As has been repeatedly mentioned in the general press, President Trump tweeted on August 1st that the U.S. “will start, on September 1st, putting a small additional Tariff of 10% on the remaining 300 Billion Dollars of goods and products coming from China into our Country.” There are lots of questions about what that short message actually means, and right now, no answers. So far, there is no official notice from the U.S. Trade Representative (USTR) for publication in the Federal Register. There is nothing new posted on the USTR website. We know the President said he picked September 1st because there are goods on the water, but we do not know whether September 1st is the date by which the goods must arrive in the U.S., or must be exported from China. Will the products on List 4 change from those originally published? Whatever goods are on the final version of List 4, will at least some of the products be listed to the 10-digit level?dd Right now, all products are listed to the eight-digit level, but the descriptions assigned to those classifications, in some cases, do not include all the products encompassed by the very different products classified under that eight-digit number. This is typically the case due to either the type of good or its constituent material.

Given past history, we can only speculate, but until we see the official notice, we just do not know. So, first, if you can, get your goods imported no later than August 31st. For anyone whose goods are arriving in late August, make sure your customs broker selects the correct entry date (assuming the definition for date of import does not change), and then cross your fingers! There is just no telling how chaotic things will get.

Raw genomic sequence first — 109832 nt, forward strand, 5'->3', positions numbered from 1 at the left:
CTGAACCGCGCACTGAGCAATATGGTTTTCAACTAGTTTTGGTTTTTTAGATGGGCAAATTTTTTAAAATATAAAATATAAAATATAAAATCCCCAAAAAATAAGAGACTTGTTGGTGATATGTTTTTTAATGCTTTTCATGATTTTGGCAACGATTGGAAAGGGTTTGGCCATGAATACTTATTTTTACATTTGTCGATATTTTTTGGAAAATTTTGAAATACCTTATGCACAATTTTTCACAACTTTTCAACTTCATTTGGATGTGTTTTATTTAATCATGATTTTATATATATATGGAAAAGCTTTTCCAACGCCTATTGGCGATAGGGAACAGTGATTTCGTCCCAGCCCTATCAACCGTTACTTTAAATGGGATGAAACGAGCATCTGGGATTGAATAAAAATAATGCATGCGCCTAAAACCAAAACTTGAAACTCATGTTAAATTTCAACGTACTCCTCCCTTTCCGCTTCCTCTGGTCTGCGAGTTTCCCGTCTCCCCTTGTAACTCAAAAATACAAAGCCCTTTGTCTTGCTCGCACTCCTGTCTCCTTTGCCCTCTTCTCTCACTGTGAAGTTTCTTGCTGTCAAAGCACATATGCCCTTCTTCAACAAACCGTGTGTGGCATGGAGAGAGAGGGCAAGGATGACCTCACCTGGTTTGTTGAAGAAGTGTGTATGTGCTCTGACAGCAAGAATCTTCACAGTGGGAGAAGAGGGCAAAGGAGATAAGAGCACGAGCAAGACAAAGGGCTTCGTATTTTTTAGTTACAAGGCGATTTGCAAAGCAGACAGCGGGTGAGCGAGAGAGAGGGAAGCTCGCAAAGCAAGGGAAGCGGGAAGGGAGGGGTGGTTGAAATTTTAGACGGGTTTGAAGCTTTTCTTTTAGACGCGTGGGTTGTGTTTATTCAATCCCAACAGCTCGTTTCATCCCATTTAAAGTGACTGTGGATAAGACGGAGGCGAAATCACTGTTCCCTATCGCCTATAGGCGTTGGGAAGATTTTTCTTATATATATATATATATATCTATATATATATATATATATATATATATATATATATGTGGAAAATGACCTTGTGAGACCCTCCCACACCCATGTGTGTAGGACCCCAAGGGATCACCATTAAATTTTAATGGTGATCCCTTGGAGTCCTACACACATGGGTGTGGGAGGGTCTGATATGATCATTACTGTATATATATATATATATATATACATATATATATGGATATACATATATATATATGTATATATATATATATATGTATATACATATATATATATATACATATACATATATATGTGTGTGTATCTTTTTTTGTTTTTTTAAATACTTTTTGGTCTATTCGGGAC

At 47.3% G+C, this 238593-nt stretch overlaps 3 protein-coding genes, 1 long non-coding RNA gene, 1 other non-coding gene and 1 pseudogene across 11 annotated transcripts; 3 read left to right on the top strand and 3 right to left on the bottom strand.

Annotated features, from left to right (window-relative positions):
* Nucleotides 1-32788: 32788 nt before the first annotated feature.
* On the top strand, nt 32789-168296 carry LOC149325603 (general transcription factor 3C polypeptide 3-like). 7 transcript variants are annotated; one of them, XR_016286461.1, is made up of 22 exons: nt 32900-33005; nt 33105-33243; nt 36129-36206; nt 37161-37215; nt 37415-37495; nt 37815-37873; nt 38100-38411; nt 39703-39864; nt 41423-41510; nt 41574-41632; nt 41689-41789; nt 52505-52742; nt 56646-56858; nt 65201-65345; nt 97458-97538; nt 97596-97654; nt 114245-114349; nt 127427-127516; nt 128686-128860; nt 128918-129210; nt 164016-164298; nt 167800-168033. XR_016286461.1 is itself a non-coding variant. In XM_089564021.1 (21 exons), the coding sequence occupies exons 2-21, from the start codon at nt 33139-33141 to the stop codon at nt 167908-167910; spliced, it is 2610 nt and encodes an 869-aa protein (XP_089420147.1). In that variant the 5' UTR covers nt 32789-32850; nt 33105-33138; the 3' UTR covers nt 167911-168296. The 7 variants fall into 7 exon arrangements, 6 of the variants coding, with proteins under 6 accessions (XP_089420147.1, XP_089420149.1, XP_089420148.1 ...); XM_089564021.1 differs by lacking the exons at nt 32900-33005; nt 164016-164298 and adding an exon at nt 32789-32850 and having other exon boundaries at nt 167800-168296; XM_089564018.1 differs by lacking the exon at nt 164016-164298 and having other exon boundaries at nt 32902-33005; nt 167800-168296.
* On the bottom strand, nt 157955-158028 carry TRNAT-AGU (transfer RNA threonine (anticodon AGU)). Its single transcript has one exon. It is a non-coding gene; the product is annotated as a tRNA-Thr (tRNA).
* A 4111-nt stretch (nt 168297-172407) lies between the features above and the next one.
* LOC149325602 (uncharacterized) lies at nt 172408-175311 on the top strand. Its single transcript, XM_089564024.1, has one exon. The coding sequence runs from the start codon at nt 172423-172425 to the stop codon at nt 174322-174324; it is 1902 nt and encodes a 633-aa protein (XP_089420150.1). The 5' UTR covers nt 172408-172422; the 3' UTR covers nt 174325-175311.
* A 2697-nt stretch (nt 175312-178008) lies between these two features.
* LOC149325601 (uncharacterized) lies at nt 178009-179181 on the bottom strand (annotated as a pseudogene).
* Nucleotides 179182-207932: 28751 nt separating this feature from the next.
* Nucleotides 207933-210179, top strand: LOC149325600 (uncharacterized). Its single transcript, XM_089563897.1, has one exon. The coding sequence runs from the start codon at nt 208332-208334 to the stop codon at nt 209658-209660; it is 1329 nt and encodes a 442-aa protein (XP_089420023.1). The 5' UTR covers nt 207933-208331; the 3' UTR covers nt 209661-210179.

Trade counsel have all spent time sharing the same basic list of recommendations for how companies can deal with these tariffs. There is one more point to add to that oft-discussed list. This option falls into the “better late than never” category – make sure your force majeure contract clause includes as grounds for cancellation the imposition of significant additional duties, taxes and/or assessments – and pick a percentage that defines “significant” (5%? 10%?) so there is little room to argue later. The Trump tariffs certainly should fall into this category, but given the plethora of antidumping and countervailing duty cases being brought against goods made in China and the percentages which result, imposition of those duties, too, should be grounds for cancellation.

The other thing to watch for is what additional retaliatory measures the Chinese impose. They cannot go tit-for-tat and impose tariffs on the same quantity and value of goods, but we do know there are delays galore with permits, licenses and the like, and a myriad of inspections being required on imported goods which have come out of the blue, to name the two most common complaints being heard from American exporters, at least from those whose goods are still being exported to China. What else will happen?